With the Battle of Jutland centennial in our recent wake, the British Commission for Naval History, The British Commission for Maritime History, and The National Maritime Museum hosted a conference titled “The First World War at Sea, 1914-19” on June 3-4, 2016, at the National Maritime Museum in Greenwich, England.
Given the location of the conference and focus of the subject in British higher education, it was no surprise that British scholars made up the majority of those in attendance. Not surprisingly, many aspects of Jutland were covered ranging from the historiography, performance of the opposing fleets, personal experiences, lessons learned, and the underwater archaeological legacy. Other themes scholars explored included operations in the Mediterranean including the ill-fated Gallipoli Campaign, Anglo-American naval diplomacy, countering the U-Boat threat, and the development and use of new technologies.
A contingent of approximately a dozen American historians was on hand to present perspectives from the “other side of the pond.” Some of these scholars included Annette Amerman of the Marine Corps History Division who discussed Marine Corps aviation in the Great War, Jesse Tumblin of Boston College who explored the Royal Navy’s relationship and control of empire naval assets prior to the war, Eugene Beiriger of De Paul University who explained Anglo-American naval relations and the U.S. Naval Act of 1916, Bradley Cesario of Texas A&M who examined a contentious relationship between the Admiralty and the British press, and Norman Friedman who challenged arguments that it was the implementation of convoys that defeated the U-boat menace.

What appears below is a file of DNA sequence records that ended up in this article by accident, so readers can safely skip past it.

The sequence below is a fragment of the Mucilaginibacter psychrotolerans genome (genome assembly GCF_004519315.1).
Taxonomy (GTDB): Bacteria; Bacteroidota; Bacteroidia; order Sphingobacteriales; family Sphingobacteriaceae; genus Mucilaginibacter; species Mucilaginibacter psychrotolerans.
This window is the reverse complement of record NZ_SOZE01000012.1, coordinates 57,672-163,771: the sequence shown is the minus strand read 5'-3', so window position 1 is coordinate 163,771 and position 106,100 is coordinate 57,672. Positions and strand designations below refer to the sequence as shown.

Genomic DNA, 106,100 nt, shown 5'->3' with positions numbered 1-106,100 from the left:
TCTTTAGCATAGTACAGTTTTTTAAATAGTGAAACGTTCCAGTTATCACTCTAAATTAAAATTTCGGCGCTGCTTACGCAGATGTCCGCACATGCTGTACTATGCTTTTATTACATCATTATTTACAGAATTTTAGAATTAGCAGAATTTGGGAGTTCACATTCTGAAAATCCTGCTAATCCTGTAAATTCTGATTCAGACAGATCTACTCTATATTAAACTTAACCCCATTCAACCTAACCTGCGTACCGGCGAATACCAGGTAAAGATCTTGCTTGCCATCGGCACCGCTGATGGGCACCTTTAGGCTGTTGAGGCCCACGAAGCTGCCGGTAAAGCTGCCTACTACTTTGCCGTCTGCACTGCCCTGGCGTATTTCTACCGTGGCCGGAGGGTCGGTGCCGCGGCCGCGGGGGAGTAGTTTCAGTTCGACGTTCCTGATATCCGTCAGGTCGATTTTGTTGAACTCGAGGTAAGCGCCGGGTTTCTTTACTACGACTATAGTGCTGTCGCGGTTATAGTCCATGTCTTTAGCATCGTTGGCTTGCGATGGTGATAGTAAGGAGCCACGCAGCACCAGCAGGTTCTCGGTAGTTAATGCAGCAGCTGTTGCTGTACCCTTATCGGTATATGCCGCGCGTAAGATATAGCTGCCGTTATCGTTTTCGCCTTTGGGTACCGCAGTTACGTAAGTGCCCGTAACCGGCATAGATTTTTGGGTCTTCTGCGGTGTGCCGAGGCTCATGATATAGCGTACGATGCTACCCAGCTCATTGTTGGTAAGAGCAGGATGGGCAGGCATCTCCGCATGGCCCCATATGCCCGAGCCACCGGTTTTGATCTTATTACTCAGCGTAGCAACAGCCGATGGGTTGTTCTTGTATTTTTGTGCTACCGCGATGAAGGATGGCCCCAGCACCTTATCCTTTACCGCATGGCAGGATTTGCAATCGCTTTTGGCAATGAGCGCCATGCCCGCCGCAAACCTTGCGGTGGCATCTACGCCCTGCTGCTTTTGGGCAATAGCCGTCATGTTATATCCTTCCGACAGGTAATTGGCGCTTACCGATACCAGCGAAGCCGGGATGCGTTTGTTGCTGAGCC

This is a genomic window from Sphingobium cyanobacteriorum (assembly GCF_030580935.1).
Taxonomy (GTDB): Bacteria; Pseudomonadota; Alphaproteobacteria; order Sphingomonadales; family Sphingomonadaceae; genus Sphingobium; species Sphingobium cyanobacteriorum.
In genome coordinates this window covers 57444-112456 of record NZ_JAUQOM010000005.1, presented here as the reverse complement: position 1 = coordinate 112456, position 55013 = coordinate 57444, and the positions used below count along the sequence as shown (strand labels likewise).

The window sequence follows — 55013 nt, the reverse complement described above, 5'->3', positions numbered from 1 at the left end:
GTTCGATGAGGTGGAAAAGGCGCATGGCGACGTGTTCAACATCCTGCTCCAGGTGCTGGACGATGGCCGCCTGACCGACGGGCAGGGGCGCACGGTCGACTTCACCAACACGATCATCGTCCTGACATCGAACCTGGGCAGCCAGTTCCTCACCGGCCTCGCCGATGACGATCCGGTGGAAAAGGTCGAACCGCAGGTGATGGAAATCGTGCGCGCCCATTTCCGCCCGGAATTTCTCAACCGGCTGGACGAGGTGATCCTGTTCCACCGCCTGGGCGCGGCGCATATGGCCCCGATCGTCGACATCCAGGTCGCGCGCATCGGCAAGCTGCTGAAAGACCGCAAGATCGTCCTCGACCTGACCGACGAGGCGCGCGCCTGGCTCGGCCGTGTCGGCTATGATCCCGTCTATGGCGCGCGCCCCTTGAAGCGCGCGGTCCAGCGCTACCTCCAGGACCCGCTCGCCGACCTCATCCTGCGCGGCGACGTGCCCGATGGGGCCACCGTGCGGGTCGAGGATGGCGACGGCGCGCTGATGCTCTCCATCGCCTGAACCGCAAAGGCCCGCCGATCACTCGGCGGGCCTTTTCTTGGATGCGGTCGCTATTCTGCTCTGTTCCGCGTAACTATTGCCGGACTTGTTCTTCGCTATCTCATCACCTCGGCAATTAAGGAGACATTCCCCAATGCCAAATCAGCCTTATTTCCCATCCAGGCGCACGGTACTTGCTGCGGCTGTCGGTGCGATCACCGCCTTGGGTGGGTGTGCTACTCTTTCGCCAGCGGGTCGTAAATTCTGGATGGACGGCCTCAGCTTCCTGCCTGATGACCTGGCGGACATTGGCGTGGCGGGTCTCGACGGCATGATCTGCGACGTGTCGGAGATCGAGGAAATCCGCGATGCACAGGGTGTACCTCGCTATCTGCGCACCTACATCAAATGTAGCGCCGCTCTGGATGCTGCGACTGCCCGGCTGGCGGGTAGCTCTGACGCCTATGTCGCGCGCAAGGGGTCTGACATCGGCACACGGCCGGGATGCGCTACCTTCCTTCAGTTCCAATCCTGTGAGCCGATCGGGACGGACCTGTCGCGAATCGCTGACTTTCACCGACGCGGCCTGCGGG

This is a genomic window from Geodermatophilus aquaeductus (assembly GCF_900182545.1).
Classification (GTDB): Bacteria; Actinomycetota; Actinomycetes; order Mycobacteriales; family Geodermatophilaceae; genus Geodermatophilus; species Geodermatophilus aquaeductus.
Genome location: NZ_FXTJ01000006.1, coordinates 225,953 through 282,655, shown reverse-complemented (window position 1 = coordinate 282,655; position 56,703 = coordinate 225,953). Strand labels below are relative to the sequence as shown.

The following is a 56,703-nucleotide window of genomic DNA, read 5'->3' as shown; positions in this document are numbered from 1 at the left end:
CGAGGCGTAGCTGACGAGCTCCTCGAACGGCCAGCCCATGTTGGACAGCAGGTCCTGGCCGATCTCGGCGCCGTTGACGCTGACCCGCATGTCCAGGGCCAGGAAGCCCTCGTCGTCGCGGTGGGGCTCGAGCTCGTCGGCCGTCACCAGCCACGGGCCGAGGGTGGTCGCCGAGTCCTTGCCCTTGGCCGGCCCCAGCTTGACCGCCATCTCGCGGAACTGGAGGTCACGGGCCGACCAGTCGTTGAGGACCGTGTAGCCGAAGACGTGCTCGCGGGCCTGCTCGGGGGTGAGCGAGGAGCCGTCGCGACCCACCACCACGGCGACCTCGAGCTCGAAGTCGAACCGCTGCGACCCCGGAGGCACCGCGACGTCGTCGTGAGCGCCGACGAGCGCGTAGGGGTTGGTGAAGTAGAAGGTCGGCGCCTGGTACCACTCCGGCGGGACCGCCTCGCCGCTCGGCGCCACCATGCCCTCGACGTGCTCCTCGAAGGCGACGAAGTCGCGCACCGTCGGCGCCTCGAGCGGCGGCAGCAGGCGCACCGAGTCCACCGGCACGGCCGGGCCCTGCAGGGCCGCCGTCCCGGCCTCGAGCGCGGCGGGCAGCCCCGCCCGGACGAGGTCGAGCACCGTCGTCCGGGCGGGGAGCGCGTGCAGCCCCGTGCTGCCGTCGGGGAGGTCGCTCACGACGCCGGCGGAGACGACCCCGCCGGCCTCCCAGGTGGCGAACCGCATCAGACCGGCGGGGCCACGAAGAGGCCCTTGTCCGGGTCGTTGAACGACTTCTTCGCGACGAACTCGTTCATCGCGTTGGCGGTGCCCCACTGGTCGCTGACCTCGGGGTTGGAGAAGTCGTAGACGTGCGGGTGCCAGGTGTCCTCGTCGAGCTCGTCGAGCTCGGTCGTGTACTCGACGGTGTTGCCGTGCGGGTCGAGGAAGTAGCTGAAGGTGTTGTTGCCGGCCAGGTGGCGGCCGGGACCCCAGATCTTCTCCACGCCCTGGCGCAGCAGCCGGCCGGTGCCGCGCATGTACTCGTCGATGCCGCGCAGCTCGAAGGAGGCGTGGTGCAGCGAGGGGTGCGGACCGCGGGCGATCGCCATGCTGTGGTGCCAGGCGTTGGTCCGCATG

U.S. naval leadership was the focus of papers presented by trio of Yank scholars. Dennis Conrad of the Naval History and Heritage Command closed out the final first day session in the lecture theater with the paper, “Were they Really So Unprepared: Josephus Daniels and the US Navy Entry into World War I. ” Conrad addressed assertions made by Rear Admiral William S. Sims following the war that accused the Navy Secretary of dereliction of duty and incompetence that led to the loss of 2.5 million tons of allied shipping. In coming to Daniels defense, Conrad explained the career motivations of the American officer corps of that era, rebuking an assertion made in the opening keynote address made by Dr. Nicholas Rodger of All Souls College at Oxford that American officers saw the Prussians as role-models, becoming militaristic and intolerant of civilian leadership. Conrad called Rodger out, saying that U.S. naval officers were much like those in other fields (doctors, engineers) in the Progressive era who sought to professionalize and become more efficient and effective.
In defending Daniels, Conrad made a convincing case that given the political constraints he faced in a Wilson administration that had been determined to keep America out of the war, Daniels performance was actually “commendable; and that the U.S. Navy’s performance at the beginning of the war was strong and timely.”
Concluding his presentation, Conrad anticipated being challenged by the two American Sims scholars in the audience, David Kohnen of the Naval War College and Chuck Steele of the U.S. Air Force Academy. However, during discussions following that evening over a few pints, both scholars concurred that Sims, who had returned Newport following the war to again serve as the president of the Naval War College, displayed insubordinate behavior.
Reflecting after the conference, Steele observed: “I thought Conrad’s presentation was outstanding. While all of the papers addressing American participation in the Great War were tremendously useful in gaining a better understanding of this nation’s role in the maritime dimensions of the war, the emphasis on Daniels and Sims added depth to the breadth of coverage. Indeed, Conrad’s presentation was essential in establishing a more thorough/ appropriate context for understanding Sims and his role in helping to organize the American naval effort.”